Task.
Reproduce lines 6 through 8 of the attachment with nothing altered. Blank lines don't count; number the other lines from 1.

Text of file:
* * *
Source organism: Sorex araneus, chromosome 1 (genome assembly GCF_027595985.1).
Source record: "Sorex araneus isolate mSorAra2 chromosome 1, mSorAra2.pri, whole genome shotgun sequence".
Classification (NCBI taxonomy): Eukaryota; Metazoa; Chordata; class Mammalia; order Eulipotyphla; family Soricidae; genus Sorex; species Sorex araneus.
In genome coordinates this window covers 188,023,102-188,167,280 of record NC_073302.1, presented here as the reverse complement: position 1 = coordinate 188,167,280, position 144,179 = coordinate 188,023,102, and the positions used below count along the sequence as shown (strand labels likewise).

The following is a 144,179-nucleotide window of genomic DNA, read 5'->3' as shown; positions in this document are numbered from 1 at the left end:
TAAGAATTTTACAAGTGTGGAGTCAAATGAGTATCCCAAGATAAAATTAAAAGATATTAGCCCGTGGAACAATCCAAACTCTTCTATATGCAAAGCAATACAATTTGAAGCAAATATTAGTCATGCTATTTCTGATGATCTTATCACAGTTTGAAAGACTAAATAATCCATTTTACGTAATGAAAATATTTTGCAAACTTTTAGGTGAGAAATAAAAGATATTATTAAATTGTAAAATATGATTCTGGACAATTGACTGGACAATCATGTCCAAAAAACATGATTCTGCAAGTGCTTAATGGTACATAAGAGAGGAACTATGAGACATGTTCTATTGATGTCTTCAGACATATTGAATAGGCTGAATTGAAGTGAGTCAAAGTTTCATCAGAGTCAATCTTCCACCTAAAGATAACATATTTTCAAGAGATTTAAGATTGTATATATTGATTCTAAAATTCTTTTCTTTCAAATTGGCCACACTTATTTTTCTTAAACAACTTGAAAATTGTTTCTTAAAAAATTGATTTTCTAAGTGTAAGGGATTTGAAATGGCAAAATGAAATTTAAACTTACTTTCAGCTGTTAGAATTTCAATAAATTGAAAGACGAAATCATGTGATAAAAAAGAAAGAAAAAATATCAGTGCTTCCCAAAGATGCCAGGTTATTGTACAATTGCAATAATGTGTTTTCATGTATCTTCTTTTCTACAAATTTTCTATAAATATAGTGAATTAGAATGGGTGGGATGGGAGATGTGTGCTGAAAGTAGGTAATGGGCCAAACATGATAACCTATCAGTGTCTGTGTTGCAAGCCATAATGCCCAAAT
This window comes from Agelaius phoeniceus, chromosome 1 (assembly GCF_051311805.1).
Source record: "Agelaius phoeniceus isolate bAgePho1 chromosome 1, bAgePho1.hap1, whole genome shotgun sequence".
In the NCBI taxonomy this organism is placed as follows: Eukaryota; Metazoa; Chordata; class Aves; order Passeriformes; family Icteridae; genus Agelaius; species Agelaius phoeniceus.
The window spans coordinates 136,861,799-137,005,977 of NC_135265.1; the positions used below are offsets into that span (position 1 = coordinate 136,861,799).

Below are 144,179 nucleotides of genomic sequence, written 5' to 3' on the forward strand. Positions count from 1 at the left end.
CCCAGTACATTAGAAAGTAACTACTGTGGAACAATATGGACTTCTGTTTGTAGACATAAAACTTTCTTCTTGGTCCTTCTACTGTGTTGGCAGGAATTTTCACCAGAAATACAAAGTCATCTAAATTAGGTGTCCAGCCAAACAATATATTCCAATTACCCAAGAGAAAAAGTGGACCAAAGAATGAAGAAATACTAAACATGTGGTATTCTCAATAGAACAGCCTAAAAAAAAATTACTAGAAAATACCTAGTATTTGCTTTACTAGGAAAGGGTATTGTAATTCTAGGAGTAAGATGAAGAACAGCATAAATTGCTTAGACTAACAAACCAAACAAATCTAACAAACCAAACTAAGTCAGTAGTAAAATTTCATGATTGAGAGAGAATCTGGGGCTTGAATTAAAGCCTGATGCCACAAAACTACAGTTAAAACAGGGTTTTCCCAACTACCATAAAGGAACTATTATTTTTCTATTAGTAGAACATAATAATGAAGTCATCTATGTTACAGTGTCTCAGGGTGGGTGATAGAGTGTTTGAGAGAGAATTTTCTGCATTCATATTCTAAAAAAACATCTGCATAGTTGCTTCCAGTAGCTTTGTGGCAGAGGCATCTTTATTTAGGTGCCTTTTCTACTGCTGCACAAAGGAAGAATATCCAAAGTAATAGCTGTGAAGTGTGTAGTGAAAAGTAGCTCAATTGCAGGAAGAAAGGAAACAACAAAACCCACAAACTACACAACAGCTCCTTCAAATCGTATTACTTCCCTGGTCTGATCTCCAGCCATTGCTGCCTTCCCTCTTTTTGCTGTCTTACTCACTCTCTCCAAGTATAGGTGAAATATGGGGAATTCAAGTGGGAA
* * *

TAAGAATTTTACAAGTGTGGAGTCAAATGAGTATCCCAAGATAAAATTAAAAGATATTAGCCCGTGGAACAATCCAAACTCTTCTATATGCAAAGCAATACAATTTGAAGCAAATATTAGTCATGCTATTTCTGATGATCTTATCACAGTTTGAAAGACTAAATAATCCATTTTACGTAATGAAAATATTTTGCAAACTTTTAGGTGAGAAATAAAAGATATTATTAAATTGTAAAATATGATTCTGGACAATTGACTGGACAATCATGTCCAAAAAACATGATTCTGCAAGTGCTTAATGGTACATAAGAGAGGAACTATGAGACATGTTCTATTGATGTCTTCAGACATATTGAATAGGCTGAATTGAAGTGAGTCAAAGTTTCATCAGAGTCAATCTTCCACCTAAAGATAACATATTTTCAAGAGATTTAAGATTGTATATATTGATTCTAAAATTCTTTTCTTTCAAATTGGCCACACTTATTTTTCTTAAACAACTTGAAAATTGTTTCTTAAAAAATTGATTTTCTAAGTGTAAGGGATTTGAAATGGCAAAATGAAATTTAAACTTACTTTCAGCTGTTAGAATTTCAATAAATTGAAAGACGAAATCATGTGATAAAAAAGAAAGAAAAAATATCAGTGCTTCCCAAAGATGCCAGGTTATTGTACAATTGCAATAATGTGTTTTCATGTATCTTCTTTTCTACAAATTTTCTATAAATATAGTGAATTAGAATGGGTGGGATGGGAGATGTGTGCTGAAAGTAGGTAATGGGCCAAACATGATAACCTATCAGTGTCTGTGTTGCAAGCCATAATGCCCAAAT
This window comes from Agelaius phoeniceus, chromosome 1 (assembly GCF_051311805.1).
Source record: "Agelaius phoeniceus isolate bAgePho1 chromosome 1, bAgePho1.hap1, whole genome shotgun sequence".